Ihop researchers receive World Cancer Research Fund grant: The ECHO trial

Prof Sandi Hayes, is excited to announce ihop’s current ECHO trial has received funding from the World Cancer Research Fund (WCRF) International for further expansion. The ECHO trial evaluates the effects of an exercise intervention during first-line chemotherapy for ovarian cancer.

Ovarian cancer is the most common cause of gynaecological cancer death, with an overall 5-year relative survival of only 43%.  Treatment for ovarian cancer typically involves extensive surgery and high-dose chemotherapy with adverse side effects impacting physical wellbeing, function and quality of life.

Exercise is now considered an effective treatment in its own right and an important part of overall management of a number of cancers. It improves short-term outcomes during chemotherapy (eg. function, fatigue and quality of life) in breast, colorectal, and haematological cancers, and may assist patients to receive the planned dose of chemotherapy without delay or dose modifications. There is also preliminary data to suggest exercise can improve survival following breast cancer.

The ECHO randomised controlled trial will allow us to test the effects of exercise during ovarian cancer chemotherapy with outcomes of interest including physical wellbeing; chemotherapy-related adverse events and adherence; physical function; quality of life; health resource use; and progression-free survival.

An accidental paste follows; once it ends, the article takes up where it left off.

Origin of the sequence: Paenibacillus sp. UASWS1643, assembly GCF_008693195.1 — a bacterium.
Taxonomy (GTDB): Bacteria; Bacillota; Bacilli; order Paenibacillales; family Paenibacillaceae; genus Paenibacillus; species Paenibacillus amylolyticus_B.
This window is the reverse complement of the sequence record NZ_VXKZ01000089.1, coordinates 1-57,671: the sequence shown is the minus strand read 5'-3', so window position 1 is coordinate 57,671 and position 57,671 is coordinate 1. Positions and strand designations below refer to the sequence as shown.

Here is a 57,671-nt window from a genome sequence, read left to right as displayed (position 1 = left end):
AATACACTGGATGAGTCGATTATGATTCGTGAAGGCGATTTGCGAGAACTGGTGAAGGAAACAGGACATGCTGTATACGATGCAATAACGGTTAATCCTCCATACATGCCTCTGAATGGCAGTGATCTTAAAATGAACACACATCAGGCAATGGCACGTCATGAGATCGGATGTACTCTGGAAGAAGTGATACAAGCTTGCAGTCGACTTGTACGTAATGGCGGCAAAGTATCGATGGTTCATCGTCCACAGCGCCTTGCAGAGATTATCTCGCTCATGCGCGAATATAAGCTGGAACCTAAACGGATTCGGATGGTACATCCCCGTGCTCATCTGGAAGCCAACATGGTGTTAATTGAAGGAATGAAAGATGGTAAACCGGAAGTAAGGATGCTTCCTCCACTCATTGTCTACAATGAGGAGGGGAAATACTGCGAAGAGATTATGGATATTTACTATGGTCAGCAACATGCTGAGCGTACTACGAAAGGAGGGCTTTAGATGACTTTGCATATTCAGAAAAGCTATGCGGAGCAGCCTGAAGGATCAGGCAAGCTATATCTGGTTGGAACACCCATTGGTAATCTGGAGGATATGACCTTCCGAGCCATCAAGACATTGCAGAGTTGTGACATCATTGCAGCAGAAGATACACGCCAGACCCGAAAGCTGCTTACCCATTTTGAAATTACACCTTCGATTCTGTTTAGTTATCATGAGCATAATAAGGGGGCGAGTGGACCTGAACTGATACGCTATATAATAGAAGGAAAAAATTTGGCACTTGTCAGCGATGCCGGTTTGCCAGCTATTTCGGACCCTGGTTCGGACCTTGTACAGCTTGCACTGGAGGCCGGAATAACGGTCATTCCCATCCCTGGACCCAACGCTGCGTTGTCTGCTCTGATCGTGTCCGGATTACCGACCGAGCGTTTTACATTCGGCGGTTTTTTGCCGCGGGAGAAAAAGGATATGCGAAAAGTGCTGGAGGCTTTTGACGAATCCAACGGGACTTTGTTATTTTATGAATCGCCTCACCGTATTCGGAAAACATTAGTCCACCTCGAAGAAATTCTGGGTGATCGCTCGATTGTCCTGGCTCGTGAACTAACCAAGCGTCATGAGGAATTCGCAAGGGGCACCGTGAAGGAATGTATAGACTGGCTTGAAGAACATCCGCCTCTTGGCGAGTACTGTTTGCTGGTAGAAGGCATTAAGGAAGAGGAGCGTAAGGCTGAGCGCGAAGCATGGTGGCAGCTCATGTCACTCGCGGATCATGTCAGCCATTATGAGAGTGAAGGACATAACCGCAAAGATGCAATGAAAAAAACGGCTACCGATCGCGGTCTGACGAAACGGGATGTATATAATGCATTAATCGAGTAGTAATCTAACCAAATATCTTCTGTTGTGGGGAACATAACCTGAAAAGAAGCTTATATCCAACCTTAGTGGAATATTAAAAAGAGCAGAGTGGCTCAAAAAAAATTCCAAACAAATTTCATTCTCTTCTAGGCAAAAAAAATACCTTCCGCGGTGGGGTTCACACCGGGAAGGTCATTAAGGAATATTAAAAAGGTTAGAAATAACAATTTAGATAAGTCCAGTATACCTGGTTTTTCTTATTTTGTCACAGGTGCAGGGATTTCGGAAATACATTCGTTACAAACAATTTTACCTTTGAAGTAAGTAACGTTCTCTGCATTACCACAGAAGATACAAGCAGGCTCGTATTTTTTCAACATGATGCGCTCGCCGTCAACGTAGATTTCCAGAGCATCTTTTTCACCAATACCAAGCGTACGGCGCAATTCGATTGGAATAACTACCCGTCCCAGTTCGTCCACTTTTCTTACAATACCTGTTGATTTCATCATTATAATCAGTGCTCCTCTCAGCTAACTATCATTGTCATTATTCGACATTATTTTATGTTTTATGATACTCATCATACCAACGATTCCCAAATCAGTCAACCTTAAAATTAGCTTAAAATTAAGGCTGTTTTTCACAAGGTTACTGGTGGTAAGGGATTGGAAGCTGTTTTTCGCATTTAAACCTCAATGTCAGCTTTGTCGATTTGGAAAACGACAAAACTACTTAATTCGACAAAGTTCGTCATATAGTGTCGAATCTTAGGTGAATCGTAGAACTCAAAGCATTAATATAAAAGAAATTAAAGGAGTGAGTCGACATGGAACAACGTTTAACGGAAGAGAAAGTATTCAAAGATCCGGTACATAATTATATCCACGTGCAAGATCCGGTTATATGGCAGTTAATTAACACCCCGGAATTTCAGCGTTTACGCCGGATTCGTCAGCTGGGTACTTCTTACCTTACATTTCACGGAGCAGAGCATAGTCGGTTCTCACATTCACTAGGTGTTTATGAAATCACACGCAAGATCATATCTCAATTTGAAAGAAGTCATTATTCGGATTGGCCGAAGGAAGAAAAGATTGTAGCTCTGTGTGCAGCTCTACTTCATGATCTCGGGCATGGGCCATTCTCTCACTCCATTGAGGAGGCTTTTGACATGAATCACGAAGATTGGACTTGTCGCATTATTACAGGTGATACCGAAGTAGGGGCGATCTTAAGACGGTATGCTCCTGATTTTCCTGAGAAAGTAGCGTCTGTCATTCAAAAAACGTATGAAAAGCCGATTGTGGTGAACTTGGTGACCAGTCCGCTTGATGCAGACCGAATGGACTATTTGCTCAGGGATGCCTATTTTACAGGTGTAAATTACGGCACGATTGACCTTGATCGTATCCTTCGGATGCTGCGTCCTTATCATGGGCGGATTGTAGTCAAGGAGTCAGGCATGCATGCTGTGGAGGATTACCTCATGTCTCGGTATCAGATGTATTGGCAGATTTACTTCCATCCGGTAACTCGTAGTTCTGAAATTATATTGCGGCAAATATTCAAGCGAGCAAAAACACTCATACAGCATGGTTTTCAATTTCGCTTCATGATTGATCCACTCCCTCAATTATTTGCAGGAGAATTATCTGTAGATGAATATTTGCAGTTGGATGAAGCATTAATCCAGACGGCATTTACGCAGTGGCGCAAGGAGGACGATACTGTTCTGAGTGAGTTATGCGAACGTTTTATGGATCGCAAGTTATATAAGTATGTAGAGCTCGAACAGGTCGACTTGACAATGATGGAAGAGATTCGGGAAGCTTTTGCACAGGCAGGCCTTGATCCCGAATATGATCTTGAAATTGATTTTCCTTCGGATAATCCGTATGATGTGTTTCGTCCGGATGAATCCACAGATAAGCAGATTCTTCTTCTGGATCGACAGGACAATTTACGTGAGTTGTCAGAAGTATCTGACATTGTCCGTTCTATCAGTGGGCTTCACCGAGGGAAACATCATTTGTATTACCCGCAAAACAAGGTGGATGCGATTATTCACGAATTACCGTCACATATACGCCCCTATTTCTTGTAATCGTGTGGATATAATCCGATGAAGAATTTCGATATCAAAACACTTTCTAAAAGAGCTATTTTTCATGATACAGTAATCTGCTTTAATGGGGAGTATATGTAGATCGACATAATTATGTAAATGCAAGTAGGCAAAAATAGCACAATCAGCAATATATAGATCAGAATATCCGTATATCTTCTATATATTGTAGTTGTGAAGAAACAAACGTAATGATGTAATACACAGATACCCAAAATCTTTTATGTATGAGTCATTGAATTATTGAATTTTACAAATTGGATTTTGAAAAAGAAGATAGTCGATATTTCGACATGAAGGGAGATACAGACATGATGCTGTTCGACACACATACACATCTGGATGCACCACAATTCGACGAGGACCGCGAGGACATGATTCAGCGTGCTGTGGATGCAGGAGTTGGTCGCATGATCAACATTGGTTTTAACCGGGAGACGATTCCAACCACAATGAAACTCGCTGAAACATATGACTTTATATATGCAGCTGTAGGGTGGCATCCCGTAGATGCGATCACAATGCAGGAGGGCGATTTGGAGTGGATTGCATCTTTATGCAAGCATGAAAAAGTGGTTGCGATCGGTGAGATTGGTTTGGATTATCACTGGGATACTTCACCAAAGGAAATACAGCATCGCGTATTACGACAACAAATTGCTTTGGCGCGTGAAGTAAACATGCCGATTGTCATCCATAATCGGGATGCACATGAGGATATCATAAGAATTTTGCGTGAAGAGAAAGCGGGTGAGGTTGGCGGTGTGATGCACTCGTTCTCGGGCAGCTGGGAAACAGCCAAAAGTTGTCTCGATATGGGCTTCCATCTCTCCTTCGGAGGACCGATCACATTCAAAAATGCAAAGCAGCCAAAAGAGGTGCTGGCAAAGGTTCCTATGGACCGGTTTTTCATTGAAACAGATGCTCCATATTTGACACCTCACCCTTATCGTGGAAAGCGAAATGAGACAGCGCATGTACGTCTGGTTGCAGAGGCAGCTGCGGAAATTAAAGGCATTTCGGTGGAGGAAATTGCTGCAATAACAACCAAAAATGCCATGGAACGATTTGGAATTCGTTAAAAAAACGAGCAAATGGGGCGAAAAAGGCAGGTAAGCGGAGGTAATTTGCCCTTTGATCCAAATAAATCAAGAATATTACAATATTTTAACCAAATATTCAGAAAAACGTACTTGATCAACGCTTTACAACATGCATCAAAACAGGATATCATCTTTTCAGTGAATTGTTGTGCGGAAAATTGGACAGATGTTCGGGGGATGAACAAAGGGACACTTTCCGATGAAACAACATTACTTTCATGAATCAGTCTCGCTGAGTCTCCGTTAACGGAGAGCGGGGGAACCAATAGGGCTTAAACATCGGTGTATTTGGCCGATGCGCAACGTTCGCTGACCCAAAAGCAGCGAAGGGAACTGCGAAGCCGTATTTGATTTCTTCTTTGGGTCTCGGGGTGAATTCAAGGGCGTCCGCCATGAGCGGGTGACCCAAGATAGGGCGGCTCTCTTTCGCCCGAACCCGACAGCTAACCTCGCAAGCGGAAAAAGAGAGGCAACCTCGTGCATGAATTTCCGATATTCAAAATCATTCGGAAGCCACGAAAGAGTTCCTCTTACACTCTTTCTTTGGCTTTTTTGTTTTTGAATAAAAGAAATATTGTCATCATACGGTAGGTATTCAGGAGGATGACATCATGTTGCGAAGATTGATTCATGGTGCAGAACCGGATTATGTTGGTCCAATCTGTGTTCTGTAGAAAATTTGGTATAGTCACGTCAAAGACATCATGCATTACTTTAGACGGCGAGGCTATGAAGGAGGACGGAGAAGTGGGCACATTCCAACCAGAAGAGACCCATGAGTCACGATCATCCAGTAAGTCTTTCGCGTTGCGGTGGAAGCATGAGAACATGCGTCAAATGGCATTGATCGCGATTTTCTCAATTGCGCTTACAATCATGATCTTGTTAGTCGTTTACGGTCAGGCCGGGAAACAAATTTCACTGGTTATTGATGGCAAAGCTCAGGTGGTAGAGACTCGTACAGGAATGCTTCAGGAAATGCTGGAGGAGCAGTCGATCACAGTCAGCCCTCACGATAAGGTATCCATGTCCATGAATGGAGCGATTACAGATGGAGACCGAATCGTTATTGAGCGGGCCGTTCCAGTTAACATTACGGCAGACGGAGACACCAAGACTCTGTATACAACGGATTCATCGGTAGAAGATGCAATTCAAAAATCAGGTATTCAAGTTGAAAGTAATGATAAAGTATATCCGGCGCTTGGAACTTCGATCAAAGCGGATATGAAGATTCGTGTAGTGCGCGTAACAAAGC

The ECHO trial received start-up funding from Cancer Australia and Cancer Council Australia, which allowed researchers to recruit the first 80 women in the trial. This WCRF grant will allow us to expand the recruitment and intervention delivery for a further 250 women.

If you would like more information about participating in the trial contact the principal investigator of the trial Prof Sandi Hayes, sc.hayes@qut.edu.au

Women who wish to participate need to be 18 years of age or over, be newly diagnosed with ovarian cancer, and scheduled for chemotherapy. The exercise intervention, to be delivered by accredited exercise physiologists, will span the duration of chemotherapy (approximately 18 weeks) and involve the individual prescription of aerobic- and resistance-based exercise at moderate-intensity, accumulating 150+ minutes per week. The control arm will be usual care alone.

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